Blogger Early Childhood Programs and Services committee

Focusing on Pronouns @ Baby Storytime

Hello! My name is Katelyn Martens-Rodriguez and I use she/her pronouns. I’m a children’s librarian for Washington County Library at the Park Grove Library in Cottage Grove, MN. This is my first ALSC blog post and I’m excited to share how I address pronouns at baby storytime! Baby storytimes are the ideal place to foster conversations with grown-ups so they are more likely to talk with their babies (or toddlers) about the same content at home. Pronouns are often an important part of someone’s identity. Therefore, I find it important to talk about pronouns at storytimes regularly and focus on them specifically a few times a year.  For baby storytime, I like to use The Pronoun Book and integrate the three most oftenly used pronouns in the songs and rhymes.  These pronouns include:  The main rhyme I like to pair with this text is Little Mousie Brown. I encourage grown-ups…

Blogger Tess Prendergast

Picture Book Playtime: An Inclusive, ECRR-Inspired Early Literacy Program Model 

I have not run storytime in a long time as I left the library to start teaching in a MLIS program almost 5 years ago. Not going to lie, I really miss working with little kids and their grown-ups! One of the last programs I ran was called Picture Book Playtime. It is a simple station-based program that I adapted from others I had read about. My goal was to make something totally inclusive that offered various ways for the ECRR practice of writing to be highlighted. In these sessions, I had a very diverse group of kids attend, including kids who had developmental disabilities, and recent newcomer families who were new to English. Everyone thrived. Moreover, the adults (parents, nannies, grand-parents, etc.) all helped each other out. It was important to me that I kept the group small, structured with some room for flexibility on the fly, simple, low-cost,…

Blogger Tess Prendergast

Bring on the Night: Perfect Picture Books for Bedtime and Anytime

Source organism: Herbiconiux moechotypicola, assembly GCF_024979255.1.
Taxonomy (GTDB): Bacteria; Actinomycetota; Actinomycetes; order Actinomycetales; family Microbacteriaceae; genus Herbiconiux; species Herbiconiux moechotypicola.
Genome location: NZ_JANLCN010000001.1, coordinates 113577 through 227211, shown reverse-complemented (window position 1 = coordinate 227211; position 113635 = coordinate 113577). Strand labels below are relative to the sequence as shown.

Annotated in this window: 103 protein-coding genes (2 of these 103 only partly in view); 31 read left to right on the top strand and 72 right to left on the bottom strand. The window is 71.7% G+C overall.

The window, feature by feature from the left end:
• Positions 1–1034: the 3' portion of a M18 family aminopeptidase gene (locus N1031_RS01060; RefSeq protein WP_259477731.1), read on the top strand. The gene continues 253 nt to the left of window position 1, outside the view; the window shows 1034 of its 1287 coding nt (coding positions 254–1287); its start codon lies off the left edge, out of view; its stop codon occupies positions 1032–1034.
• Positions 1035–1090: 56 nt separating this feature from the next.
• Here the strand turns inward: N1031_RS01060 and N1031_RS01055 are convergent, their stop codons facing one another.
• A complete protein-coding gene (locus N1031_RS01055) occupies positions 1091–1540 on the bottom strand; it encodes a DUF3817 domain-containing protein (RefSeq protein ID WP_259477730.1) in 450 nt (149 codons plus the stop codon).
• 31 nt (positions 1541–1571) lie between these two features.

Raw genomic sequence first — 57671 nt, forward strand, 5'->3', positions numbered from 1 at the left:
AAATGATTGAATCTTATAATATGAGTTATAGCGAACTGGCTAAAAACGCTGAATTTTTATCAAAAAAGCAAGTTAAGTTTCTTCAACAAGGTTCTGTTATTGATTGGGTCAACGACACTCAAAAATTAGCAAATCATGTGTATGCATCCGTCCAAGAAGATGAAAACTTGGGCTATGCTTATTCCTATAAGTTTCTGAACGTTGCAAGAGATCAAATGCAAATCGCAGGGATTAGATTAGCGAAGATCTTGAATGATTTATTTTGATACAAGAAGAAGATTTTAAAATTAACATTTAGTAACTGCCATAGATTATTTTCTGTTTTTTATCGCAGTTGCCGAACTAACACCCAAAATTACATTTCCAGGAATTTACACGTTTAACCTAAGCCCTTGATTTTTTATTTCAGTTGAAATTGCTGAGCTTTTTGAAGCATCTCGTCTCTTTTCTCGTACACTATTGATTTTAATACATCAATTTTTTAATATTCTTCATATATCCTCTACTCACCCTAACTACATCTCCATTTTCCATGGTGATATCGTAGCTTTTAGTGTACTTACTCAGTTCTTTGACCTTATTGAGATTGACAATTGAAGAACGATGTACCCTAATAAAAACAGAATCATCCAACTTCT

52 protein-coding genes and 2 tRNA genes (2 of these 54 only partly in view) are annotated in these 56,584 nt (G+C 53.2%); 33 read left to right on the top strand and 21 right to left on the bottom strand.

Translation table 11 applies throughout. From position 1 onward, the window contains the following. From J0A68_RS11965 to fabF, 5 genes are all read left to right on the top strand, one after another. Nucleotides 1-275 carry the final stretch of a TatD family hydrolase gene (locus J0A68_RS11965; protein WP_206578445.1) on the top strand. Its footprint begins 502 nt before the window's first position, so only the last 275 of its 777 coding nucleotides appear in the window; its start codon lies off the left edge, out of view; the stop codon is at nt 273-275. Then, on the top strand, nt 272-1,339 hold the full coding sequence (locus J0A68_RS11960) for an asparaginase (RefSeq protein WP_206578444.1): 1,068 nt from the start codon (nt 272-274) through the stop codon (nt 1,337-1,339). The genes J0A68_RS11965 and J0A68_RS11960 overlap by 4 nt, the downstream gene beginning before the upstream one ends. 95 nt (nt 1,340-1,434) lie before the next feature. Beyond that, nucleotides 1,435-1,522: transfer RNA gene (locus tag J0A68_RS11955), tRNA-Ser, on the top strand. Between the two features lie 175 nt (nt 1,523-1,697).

The arrival of shorter days and longer nights up here in the Northern hemisphere is a bit of conundrum for me. I love the autumn weather and watching the trees change color but seriously do not love getting up for work while it’s still dark outside. However, all year round I love picture books featuring night-time themes. It might have something to do with how easy it is to recommend them as bedtime stories. It makes sense that reading books that take place at night will suit the situation of getting kids ready for bed as the sun goes down. Or, perhaps I am just into the visual aesthetic of night-time scenes and enjoy the many creative ways that illustrators portray them with shadows and glowing images. Whatever the reasons, I thought this was the perfect time of year to share some of my favorite night-themed picture-books with you all.  Noisy Night by…

Blogger Ariel Barreras

Early Literacy Program Ideas for Your Library!

Storytime is an essential part of children’s librarianship; it is the first time children are in a more “formal” environment to learn and develop school-readiness skills, and parents and caregivers learn more about early literacy skills. While we try to touch upon the five early literacy practices in our storytimes, there are other engaging early literacy programs that hit these skills! In this post, I will highlight some early literacy program ideas that you can create for your library. Playdough Playtime Who doesn’t love playdough? With this program, your patrons will be able to cover all five early literacy practices! The key to this program is having the right playdough mats for the children to work with. I have been conducting this program for over a year now and it continues to grow because it is fun and educational. Some playmats that I have provided include the alphabet, numbers, nursery…

Blogger Tess Prendergast

The Science of Reading: A Primer for Children’s Library Staff

I hope you enjoyed last month’s post called Understanding the Simple View of Reading. I am grateful for the positive feedback I have received. I think that it is vital for children’s library staff to understand how reading develops and how to support it. To inform how I teach my children’s library services and children’s literature courses, I recently joined the International Literacy Association. I immediately noticed many of the emerging resources are about something I have also been hearing a lot about in news media, as well as things like Reading Rockets. You may have heard about it recently too: The Science of Reading. What is the Science of Reading? The term “The Science of Reading” collectively refers to the vast, interdisciplinary body of research evidence gathered and published over several decades about how proficient reading and writing develop and how to prevent and address reading difficulties. It is important to note that…